Newswise — Until recently, before NASA’s Juno space probe entered its orbit around the planet Jupiter, no one knew that powerful cyclones approximately the size of Australia rage across its polar regions. Jupiter’s storms, as opposed to the earthly variety, do not disperse and rarely change. In an article published in Nature Geoscience, researchers from the Weizmann Institute of Science reveal the mysteries of Jupiter’s cyclones: which forces affix these gargantuan storms to their polar locations and why the storms’ numbers and locations remain more or less constant over time.
“We can think of Jupiter as an ideal climate laboratory,” says Prof. Yohai Kaspi of the Department of Earth and Planetary Sciences. Earth is an intricate and multivariable system: it has oceans and an atmosphere, continents, biology – and of course, human activity. Jupiter, on the other hand, the largest planet in our solar system, is composed of gas and is therefore a far easier system to study, one that we can create predictions for and test hypotheses on. The data required for such analysis is being collected by Juno, a research probe that was launched by NASA in 2011 and entered Jupiter’s orbit mid-2016. Prof. Kaspi, a NASA co-investigator on the Juno mission, witnessed one of its more exciting findings: the cyclone storms swirling around the planet’s poles.
“If we look at older images of Jupiter taken before 2016,” says Prof. Kaspi, “we see that the poles were commonly represented as large grey areas because no one knew then what they actually look like.” This is because the solar system is organized on the same plane, which is very close to the plane of Jupiter’s equator. Therefore, past observations of the planet that were carried out from Earth, or from earlier space missions, could – for the most part – only capture Jupiter’s lower latitudes. Hence, one of the Juno mission’s noteworthy innovations is its polar orbit, which allows researchers to observe Jupiter’s tumultuous poles in detail for the first time. This is exactly how the cyclones were exposed, surprisingly organized and resembling a round tray of cinnamon rolls, along 84⁰ latitude north and south. Moreover, data gathered from Juno’s many orbits around Jupiter indicate that the number of cyclones remains fixed – eight are active around the north pole and five around the south. “This discovery was very surprising at the time,” says Prof. Kaspi, “because we expected the poles to be more or less symmetric.” In a previous study, Prof. Kaspi used the lack of symmetry in Jupiter’s gravitational field to determine the depth of the strong east-west wind belts that are characteristic of the planet’s atmosphere.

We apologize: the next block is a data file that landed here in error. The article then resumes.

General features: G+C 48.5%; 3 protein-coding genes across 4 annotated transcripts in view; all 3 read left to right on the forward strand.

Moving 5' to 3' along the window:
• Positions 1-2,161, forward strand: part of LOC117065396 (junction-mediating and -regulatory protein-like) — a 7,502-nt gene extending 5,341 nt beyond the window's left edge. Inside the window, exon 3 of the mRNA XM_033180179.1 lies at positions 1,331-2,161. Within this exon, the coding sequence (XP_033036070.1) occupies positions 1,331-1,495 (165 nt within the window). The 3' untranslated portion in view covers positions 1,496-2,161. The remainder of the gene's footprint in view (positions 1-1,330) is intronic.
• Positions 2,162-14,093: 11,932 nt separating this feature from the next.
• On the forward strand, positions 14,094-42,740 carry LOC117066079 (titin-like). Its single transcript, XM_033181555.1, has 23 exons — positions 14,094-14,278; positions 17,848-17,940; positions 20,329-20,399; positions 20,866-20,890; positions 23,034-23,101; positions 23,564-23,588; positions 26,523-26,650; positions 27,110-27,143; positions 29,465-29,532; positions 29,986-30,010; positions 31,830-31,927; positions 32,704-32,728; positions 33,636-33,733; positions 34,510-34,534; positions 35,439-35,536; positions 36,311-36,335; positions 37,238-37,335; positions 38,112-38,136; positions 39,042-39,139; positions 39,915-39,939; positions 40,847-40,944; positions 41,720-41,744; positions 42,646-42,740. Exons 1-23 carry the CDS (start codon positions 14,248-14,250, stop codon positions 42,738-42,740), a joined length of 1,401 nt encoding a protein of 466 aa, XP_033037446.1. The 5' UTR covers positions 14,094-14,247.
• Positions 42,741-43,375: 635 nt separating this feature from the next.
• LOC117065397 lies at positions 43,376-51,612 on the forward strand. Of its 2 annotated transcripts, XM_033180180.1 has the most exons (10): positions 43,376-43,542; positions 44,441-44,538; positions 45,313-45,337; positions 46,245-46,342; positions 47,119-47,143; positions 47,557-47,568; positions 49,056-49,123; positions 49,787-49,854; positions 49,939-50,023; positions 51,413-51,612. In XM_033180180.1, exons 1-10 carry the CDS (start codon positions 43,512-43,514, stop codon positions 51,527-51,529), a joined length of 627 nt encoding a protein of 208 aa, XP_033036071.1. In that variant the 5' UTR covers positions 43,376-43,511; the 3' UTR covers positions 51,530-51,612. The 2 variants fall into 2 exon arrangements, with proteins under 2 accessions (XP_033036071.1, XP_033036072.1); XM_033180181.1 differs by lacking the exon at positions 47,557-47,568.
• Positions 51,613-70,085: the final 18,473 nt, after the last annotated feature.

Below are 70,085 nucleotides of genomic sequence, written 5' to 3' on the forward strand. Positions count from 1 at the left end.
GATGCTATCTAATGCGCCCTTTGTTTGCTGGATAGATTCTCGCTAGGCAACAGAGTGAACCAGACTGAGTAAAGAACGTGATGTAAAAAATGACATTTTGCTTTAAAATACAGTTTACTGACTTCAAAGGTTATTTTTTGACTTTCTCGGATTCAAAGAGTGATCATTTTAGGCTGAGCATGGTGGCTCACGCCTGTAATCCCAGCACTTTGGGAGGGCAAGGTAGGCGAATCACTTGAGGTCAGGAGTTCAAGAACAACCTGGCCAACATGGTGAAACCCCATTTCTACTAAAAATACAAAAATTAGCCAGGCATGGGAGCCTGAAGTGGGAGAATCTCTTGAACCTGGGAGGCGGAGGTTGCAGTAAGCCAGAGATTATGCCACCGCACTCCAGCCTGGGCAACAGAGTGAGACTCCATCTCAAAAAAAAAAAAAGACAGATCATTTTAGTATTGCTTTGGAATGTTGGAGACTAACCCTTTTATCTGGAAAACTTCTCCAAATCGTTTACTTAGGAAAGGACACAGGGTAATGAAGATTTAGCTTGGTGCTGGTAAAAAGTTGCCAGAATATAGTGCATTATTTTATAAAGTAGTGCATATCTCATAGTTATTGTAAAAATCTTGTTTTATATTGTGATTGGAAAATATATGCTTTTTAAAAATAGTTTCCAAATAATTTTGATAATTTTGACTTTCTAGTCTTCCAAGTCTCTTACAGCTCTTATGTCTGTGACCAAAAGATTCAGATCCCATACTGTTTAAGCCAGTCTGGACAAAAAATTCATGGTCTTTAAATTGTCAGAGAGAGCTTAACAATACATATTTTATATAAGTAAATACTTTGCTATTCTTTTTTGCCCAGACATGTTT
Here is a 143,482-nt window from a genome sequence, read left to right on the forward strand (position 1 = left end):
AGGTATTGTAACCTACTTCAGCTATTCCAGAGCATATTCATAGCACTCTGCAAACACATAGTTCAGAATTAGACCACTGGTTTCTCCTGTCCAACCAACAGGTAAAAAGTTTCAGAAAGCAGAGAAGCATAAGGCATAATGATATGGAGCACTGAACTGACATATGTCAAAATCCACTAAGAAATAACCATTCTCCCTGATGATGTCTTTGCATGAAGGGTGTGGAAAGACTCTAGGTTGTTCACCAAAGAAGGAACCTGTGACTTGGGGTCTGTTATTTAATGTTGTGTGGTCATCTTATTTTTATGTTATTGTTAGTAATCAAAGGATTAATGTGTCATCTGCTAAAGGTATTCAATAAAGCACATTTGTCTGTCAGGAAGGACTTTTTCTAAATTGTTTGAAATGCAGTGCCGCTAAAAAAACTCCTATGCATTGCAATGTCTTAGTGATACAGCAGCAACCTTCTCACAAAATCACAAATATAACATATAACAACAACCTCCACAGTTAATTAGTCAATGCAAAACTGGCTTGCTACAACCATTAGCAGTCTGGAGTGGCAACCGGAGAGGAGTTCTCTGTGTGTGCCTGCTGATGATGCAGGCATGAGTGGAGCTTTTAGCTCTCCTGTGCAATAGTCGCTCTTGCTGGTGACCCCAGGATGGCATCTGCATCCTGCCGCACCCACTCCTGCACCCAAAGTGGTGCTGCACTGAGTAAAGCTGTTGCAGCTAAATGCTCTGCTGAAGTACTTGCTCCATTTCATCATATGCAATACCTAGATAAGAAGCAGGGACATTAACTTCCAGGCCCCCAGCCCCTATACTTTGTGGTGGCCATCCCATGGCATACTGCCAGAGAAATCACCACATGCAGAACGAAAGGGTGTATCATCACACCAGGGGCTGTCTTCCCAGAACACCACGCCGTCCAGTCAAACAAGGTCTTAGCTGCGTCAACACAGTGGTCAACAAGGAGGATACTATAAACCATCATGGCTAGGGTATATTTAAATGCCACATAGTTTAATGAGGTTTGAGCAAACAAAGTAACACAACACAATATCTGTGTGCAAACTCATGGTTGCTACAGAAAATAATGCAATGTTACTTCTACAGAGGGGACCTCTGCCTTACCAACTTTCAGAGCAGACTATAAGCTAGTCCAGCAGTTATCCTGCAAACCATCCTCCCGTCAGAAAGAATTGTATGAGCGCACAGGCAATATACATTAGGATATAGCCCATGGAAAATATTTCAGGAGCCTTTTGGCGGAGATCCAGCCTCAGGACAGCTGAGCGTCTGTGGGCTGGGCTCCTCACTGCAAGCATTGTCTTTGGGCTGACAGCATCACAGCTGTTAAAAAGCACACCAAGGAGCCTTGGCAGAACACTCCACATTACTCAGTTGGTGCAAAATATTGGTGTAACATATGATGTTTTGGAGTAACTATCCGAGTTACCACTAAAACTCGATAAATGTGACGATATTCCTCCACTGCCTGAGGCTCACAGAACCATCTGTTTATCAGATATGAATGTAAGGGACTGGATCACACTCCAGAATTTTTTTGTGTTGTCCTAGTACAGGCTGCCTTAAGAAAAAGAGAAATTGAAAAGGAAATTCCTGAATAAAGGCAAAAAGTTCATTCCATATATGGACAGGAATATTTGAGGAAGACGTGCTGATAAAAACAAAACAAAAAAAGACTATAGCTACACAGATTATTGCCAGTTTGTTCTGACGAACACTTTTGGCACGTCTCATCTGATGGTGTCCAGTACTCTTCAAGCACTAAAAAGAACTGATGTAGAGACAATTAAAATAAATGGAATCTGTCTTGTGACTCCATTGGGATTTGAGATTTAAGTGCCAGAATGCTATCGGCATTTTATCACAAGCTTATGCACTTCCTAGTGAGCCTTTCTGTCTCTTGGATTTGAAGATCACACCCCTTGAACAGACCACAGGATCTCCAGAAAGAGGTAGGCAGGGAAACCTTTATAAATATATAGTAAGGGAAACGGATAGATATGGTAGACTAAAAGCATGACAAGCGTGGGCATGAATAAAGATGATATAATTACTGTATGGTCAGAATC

On Earth, tropical cyclonic storms form in areas where the water temperature 26⁰ Celsius (about 79⁰ Fahrenheit) – usually in the center of the Atlantic and Pacific oceans – and drift in a circular motion toward the poles, owing to a pull resulting from the planet’s spin. On Jupiter, however, strong jet streams prevent these storms from forming below 60⁰ latitude – only above that line are the currents weak enough to allow cyclones to rage. What causes these particular storms on Jupiter to settle at 84⁰ latitude? According to the new study, the planet’s cyclones are indeed attracted to the poles, but the polar storm located in the center of the ring of cyclones pushes them away, preventing them from reaching the pole itself.